If you stop by here from time to time and listen to my dribblings you will be familiar with the fact we are always busy. It has been said that I have the best job in the world, mucking about with bonsai all day and getting paid. ANYONE who runs a business in the UK will know that ain’t the case. In summer I spend a lot of time watering and pruning in a topiary kind of way and in spring I typically re-pot around four hundred and fifty trees. However finding the time to actually create bonsai from our hundreds of yamadori trees or properly prune and refine mature bonsai almost never happens any more. Being successful is always a double edged sword and as much as I love edged weapons of all kinds, ending up on the sharp side of one was never in my dreams as a young boy and yes, I was a boy once, a long long time ago.

Last week was the first quiet week we have had in 2017. Orders were all simple and quickly despatched which freed us up to go do some bonsai “which was nice”. I buy a lot of what I believe is nice material. Sadly often times folk can’t see the bonsai tree for the wood and so, in order to keep stock moving, I have to get the ball rolling. Even after all these years it never ceases to amaze me how an hour spent carving and wiring will transform a grizzly stump into something half presentable. Here are a few of our projects……..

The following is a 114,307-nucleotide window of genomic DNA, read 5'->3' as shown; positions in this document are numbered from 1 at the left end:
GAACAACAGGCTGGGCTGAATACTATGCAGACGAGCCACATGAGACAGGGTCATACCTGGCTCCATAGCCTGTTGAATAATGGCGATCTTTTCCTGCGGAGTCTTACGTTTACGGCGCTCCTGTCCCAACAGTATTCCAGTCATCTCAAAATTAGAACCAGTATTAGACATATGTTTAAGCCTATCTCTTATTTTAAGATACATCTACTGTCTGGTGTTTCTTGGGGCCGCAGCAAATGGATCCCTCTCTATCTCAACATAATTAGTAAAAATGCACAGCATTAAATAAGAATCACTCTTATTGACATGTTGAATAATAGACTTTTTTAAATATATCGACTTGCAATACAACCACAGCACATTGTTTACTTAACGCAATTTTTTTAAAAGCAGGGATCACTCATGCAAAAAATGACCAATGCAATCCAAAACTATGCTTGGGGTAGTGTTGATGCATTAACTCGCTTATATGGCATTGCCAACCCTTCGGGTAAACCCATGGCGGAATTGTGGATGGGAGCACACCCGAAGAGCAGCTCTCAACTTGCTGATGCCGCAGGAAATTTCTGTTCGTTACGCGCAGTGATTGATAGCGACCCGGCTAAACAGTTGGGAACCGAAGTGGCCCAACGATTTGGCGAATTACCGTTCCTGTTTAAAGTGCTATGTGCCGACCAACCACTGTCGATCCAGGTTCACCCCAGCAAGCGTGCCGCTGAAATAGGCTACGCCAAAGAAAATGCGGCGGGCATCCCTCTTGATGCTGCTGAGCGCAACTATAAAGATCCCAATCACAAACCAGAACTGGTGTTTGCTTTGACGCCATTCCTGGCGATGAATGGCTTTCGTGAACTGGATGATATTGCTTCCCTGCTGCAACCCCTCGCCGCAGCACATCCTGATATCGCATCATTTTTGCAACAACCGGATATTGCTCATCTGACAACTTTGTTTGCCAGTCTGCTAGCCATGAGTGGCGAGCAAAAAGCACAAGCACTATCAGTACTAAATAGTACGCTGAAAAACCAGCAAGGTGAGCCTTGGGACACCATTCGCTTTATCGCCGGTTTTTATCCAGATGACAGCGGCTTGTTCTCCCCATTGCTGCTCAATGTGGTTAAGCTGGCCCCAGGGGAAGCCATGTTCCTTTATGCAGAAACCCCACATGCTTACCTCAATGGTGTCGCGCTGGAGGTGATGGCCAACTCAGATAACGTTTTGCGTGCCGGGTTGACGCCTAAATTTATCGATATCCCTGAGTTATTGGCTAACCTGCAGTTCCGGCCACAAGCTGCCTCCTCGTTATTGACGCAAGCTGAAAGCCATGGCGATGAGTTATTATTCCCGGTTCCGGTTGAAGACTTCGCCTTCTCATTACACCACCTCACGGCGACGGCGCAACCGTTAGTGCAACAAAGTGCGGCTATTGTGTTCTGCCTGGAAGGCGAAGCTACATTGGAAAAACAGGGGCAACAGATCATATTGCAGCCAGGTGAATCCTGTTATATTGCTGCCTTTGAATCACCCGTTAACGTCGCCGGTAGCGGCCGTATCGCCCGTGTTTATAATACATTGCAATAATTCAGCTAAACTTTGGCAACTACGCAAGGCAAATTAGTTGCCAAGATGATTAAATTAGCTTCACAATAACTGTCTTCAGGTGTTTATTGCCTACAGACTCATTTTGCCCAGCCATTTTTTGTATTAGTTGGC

Hornbeam, carpinus betulus, a beautiful British native but a tough challenge.

Early days but everyone is always banging on about getting smaller trees. Small enough?

5 years on the nursery and not a sniff. Seriously, what’s not to love?

Again early days and scope for refinement but it got dark 😉

Another of those hornbeam stumps.

British native trees work up well.

Siberian maple that was about twice the size before I clipped it out.

Massive evergreen oak with tiny leaf. Two years from collecting in Spain.

Garden sabina juniper. I did the deadwood on behalf of the previous owner.

Ramon did the wiring and most of the styling. A little sand blasting and a tweak here and there. Who said garden junipers are no good?